The Persians, Greeks, and later the Romans used tattoos as a mark of ownership, that is, underwear drawings simply served as a brand. According to the Greek historian Herodotus, the Thebans who surrendered to the Persians at Thermopylae were branded with tattoos.
This made it impossible for a runaway slave to go unnoticed – he would be immediately recognized by the marks on his skin. This type of branding was banned at the beginning of the 4th century AD due to the pressure of the Christian church: then it was believed that tattoos disfigure the human body, created in the image and likeness of God.
Among the Greeks and Romans, the use of tattoos – or “stigmata” as they were then known – seems to have been used as a means of marking someone as “belonging” to a religious sect.
Therefore, it is very curious that in the time of the Ptolemies, when Egypt was ruled by a dynasty of Macedonian Greek monarchs, Pharaoh Ptolemy IV (221-205 BC) was tattooed in the form of ivy leaves, symbolizing his devotion to Dionysus, the Greek god of wine and patron of the Ptolemaic dynasty. The fashion for tattoos was adopted by Roman soldiers and spread throughout the Roman Empire.
The legendary traditions of the ancient Britons also suggest that their leaders were tattooed with images of various animals. One northern tribe living in the British Isles was called by the Romans “Picts”, literally – “painted people”.
Over the ocean
In the culture of the Moche Indians, which existed from the 1st to the 8th century AD on the coast of Peru, tattoos were also actively used.
In 2006, scientists discovered a tattooed mummy, which they later named Lady Kao. This was a young girl, about 25 years old, who died, probably from complications in childbirth. The Moche deliberately did not mummify the dead, but the conditions for the drying of the body developed by themselves and preserved Lady Kao’s intricate tattoos.
Most likely, only those with the highest status in the social hierarchy of the tribe had the right to wear tattoos. Probably, the images represented and strengthened the connection of people with deities through sympathetic magic (based on the idea that objects that are similar in appearance or have been in direct contact allegedly form a supernatural connection with each other).
Lady Kao’s tattoos are snakes, crabs and spiders, all animals associated with the Moche pantheon of divine beings. Their presence connected the girl even more with the world of the supernatural and probably increased the power among her fellow tribesmen; the divine literally lived on the skin of a young woman.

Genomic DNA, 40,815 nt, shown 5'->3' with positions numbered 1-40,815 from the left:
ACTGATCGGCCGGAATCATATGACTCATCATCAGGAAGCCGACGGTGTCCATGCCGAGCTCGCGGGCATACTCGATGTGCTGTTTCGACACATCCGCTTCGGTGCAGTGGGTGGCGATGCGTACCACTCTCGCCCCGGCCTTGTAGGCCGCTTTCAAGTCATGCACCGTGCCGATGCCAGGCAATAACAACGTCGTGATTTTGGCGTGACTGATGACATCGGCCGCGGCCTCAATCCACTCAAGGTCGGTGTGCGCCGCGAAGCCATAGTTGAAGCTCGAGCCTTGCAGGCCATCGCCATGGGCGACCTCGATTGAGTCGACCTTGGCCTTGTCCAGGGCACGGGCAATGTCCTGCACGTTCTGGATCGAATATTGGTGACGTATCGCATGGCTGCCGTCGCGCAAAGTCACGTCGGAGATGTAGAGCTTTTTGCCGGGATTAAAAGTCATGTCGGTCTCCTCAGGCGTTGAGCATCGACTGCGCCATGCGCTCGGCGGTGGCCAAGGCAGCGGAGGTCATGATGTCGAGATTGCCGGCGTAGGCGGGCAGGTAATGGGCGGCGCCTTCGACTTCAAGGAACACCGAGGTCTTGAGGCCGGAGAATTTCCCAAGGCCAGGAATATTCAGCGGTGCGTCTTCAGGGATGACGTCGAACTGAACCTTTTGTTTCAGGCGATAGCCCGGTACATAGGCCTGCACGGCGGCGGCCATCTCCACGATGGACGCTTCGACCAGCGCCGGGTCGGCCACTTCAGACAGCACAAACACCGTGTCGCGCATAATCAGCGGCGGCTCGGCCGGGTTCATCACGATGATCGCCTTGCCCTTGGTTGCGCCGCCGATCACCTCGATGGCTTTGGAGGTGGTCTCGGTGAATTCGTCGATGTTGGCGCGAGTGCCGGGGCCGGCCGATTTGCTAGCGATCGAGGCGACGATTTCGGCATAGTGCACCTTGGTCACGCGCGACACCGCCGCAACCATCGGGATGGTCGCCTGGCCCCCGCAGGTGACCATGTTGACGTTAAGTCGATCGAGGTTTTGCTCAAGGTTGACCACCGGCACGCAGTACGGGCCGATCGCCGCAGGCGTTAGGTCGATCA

In addition to the Moche culture, tattoos are found on the mummified remains of some of the ancient pre-Columbian cultures of Peru and Chile, which often reproduce the same ornate depictions of stylized animals and the wide range of symbols found in their textiles and ceramics.
One stunning Nazca female figurine has a huge tattoo that starts at the top of her body, stretches across her belly and extends to her genitals, presumably related to childbearing. On the surviving mummified remains, tattoos are present on the torsos, upper limbs and thumbs, sometimes there are drawings on the face.
Extensive face and body tattoos are common among Native Americans, with designs found on the mummified bodies of a group of six Greenlandic Inuit women.
The mummies, scanned in infrared, showed that five of the women had tattoos in the form of a line running above the eyebrows, along the cheeks and, in some cases, a series of lines on the chin. Another tattooed female mummy, dated to 1000 AD and found on the island of St. Lawrence in the Bering Sea, had tattoos consisting of dots and lines, but these were limited to the arms and hands.
The Inuit, like many of their neighbors, believed that the bodies were inhabited by many spirits, each of which lived in a certain area. Therefore, they were often tattooed to protect the spirits, and at the same time parts of the body from the corrupting influence of hostile forces and magic.
No wonder researchers never ignore tattoos, even if they were just decoration. After all, when an ancient free man decided to decorate his body with a tattoo, he made a difficult choice – he chose eternal change and eternal transformation, because he intended to take the tattoo with him to the afterlife. In other words, it was a very serious decision that should not be taken lightly or thoughtlessly.